Robert Redford may not have many problems, but being a good and decent human being is surely one of them. We just know him too well to believe him as a curmudgeon. Though he does a fine job as Einar Gilkyson, a genuinely grumpy old man, it’s hard to set aside who he really is. The collective mind tends to wander to such thoughts as, “He looks younger in his new stubble than he has in years” – not an appropriate mindset for emotional involvement in a film.
“An Unfinished Life” is thoroughly predictable. We know from the first frames that Redford will soften (a little), Morgan Freeman will offer wisdom (a lot), and Jennifer Lopez – well, what exactly do we expect from Jennifer Lopez? Whatever the expectation, she gives a surprisingly understated performance - almost to the point of lifelessness - as Jean Gilkyson. Given her pop culture status, she blends quietly into the landscape of the rural isolation of Marion, Iowa, which in actuality is Kamloops, British Columbia (for bottom line reasons we may assume).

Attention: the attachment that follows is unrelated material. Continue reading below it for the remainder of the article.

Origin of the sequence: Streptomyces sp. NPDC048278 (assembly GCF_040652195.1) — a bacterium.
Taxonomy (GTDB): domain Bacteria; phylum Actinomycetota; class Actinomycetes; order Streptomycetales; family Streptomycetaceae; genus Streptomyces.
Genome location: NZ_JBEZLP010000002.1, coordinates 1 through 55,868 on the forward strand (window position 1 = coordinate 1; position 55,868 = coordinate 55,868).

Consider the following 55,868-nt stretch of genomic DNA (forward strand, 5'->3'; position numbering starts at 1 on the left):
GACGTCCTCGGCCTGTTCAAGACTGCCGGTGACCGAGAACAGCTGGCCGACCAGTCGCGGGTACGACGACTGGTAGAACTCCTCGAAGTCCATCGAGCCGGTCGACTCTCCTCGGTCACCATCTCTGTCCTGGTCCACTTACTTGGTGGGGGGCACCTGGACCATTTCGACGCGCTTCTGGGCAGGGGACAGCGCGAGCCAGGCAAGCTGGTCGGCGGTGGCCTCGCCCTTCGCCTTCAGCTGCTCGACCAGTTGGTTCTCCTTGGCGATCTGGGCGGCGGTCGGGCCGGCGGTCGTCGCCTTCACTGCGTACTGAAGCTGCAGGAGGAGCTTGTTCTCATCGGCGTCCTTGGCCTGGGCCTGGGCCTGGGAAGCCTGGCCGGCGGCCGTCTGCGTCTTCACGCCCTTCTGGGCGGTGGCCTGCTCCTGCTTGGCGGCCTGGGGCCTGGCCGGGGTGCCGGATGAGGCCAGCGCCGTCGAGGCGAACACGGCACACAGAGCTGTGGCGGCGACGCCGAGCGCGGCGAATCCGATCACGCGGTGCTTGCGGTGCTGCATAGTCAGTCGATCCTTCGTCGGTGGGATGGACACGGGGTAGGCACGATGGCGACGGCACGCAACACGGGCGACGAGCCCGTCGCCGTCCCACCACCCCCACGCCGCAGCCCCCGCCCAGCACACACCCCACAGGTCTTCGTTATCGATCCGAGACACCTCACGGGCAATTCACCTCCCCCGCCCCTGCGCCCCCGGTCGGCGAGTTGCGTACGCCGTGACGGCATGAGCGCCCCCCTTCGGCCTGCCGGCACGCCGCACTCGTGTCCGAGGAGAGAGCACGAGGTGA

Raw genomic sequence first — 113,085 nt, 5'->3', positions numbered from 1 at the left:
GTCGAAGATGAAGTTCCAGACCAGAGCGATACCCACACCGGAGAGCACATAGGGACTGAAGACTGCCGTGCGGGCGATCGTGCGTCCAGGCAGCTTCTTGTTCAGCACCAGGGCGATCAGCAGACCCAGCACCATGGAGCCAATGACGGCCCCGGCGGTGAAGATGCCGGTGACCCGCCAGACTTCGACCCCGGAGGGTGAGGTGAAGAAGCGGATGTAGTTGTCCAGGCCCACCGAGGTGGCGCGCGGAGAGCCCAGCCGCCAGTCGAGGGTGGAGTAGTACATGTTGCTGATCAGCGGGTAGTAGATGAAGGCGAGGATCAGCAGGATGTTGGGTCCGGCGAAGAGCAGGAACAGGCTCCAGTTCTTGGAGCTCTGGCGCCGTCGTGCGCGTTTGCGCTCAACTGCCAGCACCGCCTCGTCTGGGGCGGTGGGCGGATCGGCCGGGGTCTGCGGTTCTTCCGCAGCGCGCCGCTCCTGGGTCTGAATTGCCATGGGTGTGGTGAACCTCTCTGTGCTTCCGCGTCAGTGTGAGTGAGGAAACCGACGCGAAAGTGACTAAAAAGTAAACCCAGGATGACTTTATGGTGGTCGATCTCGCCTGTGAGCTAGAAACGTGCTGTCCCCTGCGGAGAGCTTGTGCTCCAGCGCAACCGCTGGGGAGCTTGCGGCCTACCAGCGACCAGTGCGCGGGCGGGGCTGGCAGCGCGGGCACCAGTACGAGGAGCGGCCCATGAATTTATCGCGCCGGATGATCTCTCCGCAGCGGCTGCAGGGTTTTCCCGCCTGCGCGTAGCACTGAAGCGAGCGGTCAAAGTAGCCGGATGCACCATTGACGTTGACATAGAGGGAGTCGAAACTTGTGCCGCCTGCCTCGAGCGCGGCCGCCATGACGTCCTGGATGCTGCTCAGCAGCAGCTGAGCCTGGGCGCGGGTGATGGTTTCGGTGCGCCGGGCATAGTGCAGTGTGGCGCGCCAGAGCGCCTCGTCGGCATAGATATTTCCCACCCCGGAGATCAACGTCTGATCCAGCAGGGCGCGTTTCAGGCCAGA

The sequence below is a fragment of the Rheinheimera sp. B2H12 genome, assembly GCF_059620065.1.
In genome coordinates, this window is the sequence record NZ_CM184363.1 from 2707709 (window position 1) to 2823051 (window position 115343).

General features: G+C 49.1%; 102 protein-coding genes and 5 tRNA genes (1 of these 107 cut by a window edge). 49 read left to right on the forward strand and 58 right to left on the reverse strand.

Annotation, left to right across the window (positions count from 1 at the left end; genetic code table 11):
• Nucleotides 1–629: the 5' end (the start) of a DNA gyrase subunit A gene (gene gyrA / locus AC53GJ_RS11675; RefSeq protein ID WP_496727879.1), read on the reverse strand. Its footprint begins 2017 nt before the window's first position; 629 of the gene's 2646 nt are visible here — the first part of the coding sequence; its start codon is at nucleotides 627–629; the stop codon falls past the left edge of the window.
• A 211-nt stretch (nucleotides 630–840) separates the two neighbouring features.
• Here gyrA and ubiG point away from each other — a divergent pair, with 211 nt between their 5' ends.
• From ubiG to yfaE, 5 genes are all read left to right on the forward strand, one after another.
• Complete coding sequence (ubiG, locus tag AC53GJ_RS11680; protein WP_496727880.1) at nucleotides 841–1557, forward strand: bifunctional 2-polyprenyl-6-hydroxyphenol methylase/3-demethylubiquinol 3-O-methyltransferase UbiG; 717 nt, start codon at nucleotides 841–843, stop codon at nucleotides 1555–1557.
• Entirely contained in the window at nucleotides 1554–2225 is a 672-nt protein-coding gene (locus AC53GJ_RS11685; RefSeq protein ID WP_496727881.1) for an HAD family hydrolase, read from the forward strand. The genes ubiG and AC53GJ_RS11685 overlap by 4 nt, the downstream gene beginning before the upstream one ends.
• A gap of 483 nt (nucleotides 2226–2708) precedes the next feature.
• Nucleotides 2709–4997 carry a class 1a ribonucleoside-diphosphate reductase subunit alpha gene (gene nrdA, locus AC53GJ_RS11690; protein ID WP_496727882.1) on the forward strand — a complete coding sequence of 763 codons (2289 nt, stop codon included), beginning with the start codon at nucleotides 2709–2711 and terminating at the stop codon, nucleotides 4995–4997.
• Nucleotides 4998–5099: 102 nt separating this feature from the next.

Jean (Ms. Lopez) was once married to Griffin, the son of Einar (Mr. Redford) who was killed some years ago while Jean was driving. Einar has neither forgiven nor seen her until she walks down the dusty lane to his shabby cabin with Griff (Becca Gardner), the granddaughter he never knew he had. They have come to stay. The stage is perfectly set for confrontation, toleration, and reconciliation. Out back in a second cabin lives Mitch (Morgan Freeman), once sheep raising partner of Einar, now an invalid condemned to serious chronic pain after being mauled by a grizzly. Einar takes care of him with quiet compassion. The bear has since been caught and caged.
Action is needed in this scenario, so our attention is directed to the symbolism of the grizzly and to the reality of Gary (Damien Lewis), the psychopathic woman-beater from whom Jean was running when she sought shelter with her father-in-law. Will the bear get loose and kill? Will Gary return and kill? Will either Gary or the bear be killed? If one, which one? These questions are intended to hold our attention. They don’t.
The downside of celebrity is that a striking plot is needed if movie stars are to lose their real selves in their pretend selves. Robert Redford and Morgan Freeman can’t do that in a slow moving, reflective story, so we end up watching them act rather than becoming involved. The building of the hard won relationships among the gruff rancher, the injured partner, the broke daughter-in-law, and the very fine granddaughter is worthy but dull. Director Lasse Hallstrom (of the wonderful “The Cider House Rules”) has used his legendary attention to detail to create a ranch that has overwhelmed its owners and is on the way to returning itself to nature. The problem here is not the director or the actors, but the writers.
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